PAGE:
The line between reporting zero-day exploits that can be a great risk to the public and creating a large advantage for offensive cyber attacks is extremely thin. As more devices are being connected to the Internet and providing additional opportunities for attacks, there has been no clear response as to how malicious organizations are being stopped by the government.

Following an official press release from White House Cybersecurity Coordinator Rob Joyce, the US has revealed that there may not be "massive stockpiles" of exploits just waiting to be used. Instead, known exploits are submitted to the Vulnerabilities Equities Process (VEP). The VEP determines whether the risk is worth keeping a known vulnerability private or making it public.

The decision to keep security problems confidential can have enormous impact. Leaving holes in applications and networks can lead to the rapid spread of malware or theft of data if another group discovers the flaw. Worse yet for military operations, private security researchers can find flaws and publicly release them before patches are issued. This can leave cyber operations in a tight spot with no way to continue an ongoing mission and no guarantee of remaining undetected.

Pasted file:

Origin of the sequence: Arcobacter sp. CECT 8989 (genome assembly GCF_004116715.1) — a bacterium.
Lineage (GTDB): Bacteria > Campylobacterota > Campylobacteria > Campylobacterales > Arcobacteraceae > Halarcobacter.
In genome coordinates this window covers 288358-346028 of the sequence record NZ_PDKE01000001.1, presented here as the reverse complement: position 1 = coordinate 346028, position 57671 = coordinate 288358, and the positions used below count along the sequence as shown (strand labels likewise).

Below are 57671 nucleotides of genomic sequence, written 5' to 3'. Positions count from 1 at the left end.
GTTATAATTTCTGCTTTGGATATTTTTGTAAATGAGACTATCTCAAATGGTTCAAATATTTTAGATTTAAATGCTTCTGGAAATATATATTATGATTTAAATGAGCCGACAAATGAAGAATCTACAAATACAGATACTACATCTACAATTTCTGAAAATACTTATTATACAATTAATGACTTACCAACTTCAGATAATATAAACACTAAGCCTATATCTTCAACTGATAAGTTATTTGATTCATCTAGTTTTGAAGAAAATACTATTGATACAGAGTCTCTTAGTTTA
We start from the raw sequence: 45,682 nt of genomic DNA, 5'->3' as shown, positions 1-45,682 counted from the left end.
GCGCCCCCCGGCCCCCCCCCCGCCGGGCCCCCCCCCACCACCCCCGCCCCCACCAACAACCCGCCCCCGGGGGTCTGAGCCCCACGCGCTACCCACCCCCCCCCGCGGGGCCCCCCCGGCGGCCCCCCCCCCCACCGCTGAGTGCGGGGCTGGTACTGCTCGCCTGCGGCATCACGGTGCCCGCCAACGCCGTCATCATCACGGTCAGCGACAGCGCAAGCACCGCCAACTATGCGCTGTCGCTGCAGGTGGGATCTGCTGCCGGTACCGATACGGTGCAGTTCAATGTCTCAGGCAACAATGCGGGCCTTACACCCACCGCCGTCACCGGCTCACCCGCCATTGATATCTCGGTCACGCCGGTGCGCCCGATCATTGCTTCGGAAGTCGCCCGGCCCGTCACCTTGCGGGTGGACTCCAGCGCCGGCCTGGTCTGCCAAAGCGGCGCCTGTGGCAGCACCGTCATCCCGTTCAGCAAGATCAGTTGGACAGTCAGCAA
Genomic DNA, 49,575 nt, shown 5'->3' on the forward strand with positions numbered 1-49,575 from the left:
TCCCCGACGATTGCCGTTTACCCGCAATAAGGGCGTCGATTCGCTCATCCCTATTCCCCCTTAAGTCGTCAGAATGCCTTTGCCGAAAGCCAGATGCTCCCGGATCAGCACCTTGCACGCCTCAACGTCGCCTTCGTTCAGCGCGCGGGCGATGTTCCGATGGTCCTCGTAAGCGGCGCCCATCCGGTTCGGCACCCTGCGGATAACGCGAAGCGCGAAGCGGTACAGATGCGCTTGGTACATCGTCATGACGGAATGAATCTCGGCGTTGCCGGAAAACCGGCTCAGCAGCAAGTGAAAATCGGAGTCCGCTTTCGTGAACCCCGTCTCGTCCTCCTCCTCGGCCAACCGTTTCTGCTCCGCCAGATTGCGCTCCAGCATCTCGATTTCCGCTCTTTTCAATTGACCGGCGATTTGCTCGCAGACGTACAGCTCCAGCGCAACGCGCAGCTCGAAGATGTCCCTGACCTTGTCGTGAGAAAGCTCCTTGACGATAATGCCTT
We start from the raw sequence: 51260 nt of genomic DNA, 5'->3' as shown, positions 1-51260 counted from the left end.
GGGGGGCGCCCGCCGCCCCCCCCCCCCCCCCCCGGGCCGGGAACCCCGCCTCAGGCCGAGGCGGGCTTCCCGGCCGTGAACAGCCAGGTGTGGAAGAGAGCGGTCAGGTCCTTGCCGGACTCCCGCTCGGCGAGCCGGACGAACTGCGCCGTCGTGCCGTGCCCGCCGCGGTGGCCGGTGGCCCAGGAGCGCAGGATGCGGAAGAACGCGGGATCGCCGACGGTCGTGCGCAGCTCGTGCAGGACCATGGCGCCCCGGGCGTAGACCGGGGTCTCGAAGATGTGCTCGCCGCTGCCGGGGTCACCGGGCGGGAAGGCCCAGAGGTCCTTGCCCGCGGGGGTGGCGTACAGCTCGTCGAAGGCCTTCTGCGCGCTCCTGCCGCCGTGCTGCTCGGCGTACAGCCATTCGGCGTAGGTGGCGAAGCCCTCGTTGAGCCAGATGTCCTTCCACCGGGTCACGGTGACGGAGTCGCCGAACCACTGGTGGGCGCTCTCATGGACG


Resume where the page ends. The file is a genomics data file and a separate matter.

According to Joyce, guarding private exploits and previously unknown vulnerabilities should be done just as carefully as physical military weapons. Many countries are believed to keep the majority of vulnerabilities private in an effort to expand offensive capabilities at the expense of a weaker defensive position.

Joyce said he knows of no nation that has chosen to disclose every vulnerability it discovers.

The White House has published its VEP Charter online alongside a fact sheet for those looking to learn more.